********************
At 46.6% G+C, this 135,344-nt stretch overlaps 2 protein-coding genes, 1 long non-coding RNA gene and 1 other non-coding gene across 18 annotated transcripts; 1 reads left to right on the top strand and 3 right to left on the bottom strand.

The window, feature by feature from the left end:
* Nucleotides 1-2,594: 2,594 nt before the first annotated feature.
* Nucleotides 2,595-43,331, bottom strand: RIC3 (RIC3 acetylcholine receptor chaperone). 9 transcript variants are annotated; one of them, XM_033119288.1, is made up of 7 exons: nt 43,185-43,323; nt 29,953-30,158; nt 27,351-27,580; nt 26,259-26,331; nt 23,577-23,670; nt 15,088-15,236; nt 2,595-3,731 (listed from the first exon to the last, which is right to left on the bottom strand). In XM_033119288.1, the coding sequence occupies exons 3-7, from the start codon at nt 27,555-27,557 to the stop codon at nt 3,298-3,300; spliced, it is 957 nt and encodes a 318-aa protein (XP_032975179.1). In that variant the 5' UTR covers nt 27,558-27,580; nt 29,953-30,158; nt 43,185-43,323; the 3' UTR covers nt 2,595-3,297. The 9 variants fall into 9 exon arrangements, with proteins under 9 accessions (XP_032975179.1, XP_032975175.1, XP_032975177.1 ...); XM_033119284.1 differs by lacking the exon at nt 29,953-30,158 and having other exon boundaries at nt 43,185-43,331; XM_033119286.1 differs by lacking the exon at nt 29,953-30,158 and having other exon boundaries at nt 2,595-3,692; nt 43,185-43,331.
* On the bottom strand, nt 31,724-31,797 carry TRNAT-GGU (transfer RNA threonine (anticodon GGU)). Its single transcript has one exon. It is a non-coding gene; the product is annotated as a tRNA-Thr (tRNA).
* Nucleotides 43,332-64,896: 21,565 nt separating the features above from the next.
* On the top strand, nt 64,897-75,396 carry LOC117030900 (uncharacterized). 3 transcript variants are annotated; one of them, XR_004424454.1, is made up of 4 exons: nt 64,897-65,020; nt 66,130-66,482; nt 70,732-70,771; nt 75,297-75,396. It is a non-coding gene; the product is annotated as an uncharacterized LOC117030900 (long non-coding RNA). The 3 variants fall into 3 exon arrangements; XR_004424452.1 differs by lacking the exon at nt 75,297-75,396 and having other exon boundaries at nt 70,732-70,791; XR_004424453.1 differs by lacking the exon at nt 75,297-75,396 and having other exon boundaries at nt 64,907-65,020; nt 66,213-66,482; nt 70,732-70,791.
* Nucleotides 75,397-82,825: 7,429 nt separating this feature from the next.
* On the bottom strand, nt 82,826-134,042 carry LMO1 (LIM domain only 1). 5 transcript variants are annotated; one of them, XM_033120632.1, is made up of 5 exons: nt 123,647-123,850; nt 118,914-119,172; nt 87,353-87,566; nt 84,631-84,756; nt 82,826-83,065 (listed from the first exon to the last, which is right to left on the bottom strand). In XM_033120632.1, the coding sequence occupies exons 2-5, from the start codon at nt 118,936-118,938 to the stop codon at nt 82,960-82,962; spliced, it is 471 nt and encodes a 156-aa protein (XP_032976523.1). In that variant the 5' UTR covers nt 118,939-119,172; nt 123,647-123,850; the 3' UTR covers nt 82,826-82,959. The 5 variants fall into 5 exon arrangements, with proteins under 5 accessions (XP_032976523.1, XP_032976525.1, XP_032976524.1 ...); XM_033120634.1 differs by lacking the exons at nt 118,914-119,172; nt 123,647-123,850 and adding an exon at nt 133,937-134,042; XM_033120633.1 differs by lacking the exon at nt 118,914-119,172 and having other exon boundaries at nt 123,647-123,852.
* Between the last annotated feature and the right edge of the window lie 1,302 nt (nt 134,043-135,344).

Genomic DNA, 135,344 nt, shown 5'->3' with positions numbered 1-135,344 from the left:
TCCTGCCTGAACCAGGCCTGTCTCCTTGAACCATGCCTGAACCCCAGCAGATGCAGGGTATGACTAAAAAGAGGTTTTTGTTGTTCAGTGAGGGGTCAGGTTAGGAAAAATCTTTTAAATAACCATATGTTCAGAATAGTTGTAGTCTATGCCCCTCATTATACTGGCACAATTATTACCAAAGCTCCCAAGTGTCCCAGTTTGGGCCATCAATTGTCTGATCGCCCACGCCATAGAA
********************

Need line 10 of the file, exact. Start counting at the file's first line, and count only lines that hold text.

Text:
* Between the last annotated feature and the right edge of the window lie 1,302 nt (nt 134,043-135,344).